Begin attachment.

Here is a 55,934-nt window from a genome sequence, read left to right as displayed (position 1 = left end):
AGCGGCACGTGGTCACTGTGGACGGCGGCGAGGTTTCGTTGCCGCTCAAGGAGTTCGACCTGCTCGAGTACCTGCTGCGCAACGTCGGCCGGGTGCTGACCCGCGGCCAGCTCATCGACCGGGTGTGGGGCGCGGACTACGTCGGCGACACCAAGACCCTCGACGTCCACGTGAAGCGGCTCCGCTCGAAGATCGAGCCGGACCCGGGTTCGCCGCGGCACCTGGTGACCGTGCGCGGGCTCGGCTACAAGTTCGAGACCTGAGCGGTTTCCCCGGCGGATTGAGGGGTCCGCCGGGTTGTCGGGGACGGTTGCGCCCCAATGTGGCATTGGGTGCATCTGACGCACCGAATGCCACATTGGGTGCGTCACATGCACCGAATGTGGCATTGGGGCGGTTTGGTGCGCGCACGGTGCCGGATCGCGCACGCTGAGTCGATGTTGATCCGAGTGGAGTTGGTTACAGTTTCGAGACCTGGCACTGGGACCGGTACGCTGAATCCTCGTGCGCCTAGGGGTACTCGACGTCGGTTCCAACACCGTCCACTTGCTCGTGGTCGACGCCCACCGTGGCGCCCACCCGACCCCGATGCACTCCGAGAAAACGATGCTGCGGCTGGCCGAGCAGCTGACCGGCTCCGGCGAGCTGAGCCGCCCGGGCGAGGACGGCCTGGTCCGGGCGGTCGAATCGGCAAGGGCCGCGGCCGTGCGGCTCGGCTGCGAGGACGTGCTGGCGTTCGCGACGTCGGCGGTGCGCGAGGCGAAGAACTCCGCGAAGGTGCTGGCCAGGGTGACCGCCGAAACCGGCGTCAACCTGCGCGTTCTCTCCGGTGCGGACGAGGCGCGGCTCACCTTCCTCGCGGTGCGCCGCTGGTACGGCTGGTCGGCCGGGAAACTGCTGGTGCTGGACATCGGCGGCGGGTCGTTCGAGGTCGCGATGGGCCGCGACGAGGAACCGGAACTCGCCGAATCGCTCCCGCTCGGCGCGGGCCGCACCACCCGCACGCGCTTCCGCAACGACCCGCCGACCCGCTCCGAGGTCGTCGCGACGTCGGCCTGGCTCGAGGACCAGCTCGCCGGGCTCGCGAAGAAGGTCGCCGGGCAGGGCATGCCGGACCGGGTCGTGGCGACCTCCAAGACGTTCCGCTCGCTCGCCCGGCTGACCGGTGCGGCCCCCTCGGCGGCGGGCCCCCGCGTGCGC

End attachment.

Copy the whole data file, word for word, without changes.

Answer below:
Here is a 55,934-nt window from a genome sequence, read left to right as displayed (position 1 = left end):
AGCGGCACGTGGTCACTGTGGACGGCGGCGAGGTTTCGTTGCCGCTCAAGGAGTTCGACCTGCTCGAGTACCTGCTGCGCAACGTCGGCCGGGTGCTGACCCGCGGCCAGCTCATCGACCGGGTGTGGGGCGCGGACTACGTCGGCGACACCAAGACCCTCGACGTCCACGTGAAGCGGCTCCGCTCGAAGATCGAGCCGGACCCGGGTTCGCCGCGGCACCTGGTGACCGTGCGCGGGCTCGGCTACAAGTTCGAGACCTGAGCGGTTTCCCCGGCGGATTGAGGGGTCCGCCGGGTTGTCGGGGACGGTTGCGCCCCAATGTGGCATTGGGTGCATCTGACGCACCGAATGCCACATTGGGTGCGTCACATGCACCGAATGTGGCATTGGGGCGGTTTGGTGCGCGCACGGTGCCGGATCGCGCACGCTGAGTCGATGTTGATCCGAGTGGAGTTGGTTACAGTTTCGAGACCTGGCACTGGGACCGGTACGCTGAATCCTCGTGCGCCTAGGGGTACTCGACGTCGGTTCCAACACCGTCCACTTGCTCGTGGTCGACGCCCACCGTGGCGCCCACCCGACCCCGATGCACTCCGAGAAAACGATGCTGCGGCTGGCCGAGCAGCTGACCGGCTCCGGCGAGCTGAGCCGCCCGGGCGAGGACGGCCTGGTCCGGGCGGTCGAATCGGCAAGGGCCGCGGCCGTGCGGCTCGGCTGCGAGGACGTGCTGGCGTTCGCGACGTCGGCGGTGCGCGAGGCGAAGAACTCCGCGAAGGTGCTGGCCAGGGTGACCGCCGAAACCGGCGTCAACCTGCGCGTTCTCTCCGGTGCGGACGAGGCGCGGCTCACCTTCCTCGCGGTGCGCCGCTGGTACGGCTGGTCGGCCGGGAAACTGCTGGTGCTGGACATCGGCGGCGGGTCGTTCGAGGTCGCGATGGGCCGCGACGAGGAACCGGAACTCGCCGAATCGCTCCCGCTCGGCGCGGGCCGCACCACCCGCACGCGCTTCCGCAACGACCCGCCGACCCGCTCCGAGGTCGTCGCGACGTCGGCCTGGCTCGAGGACCAGCTCGCCGGGCTCGCGAAGAAGGTCGCCGGGCAGGGCATGCCGGACCGGGTCGTGGCGACCTCCAAGACGTTCCGCTCGCTCGCCCGGCTGACCGGTGCGGCCCCCTCGGCGGCGGGCCCCCGCGTGCGC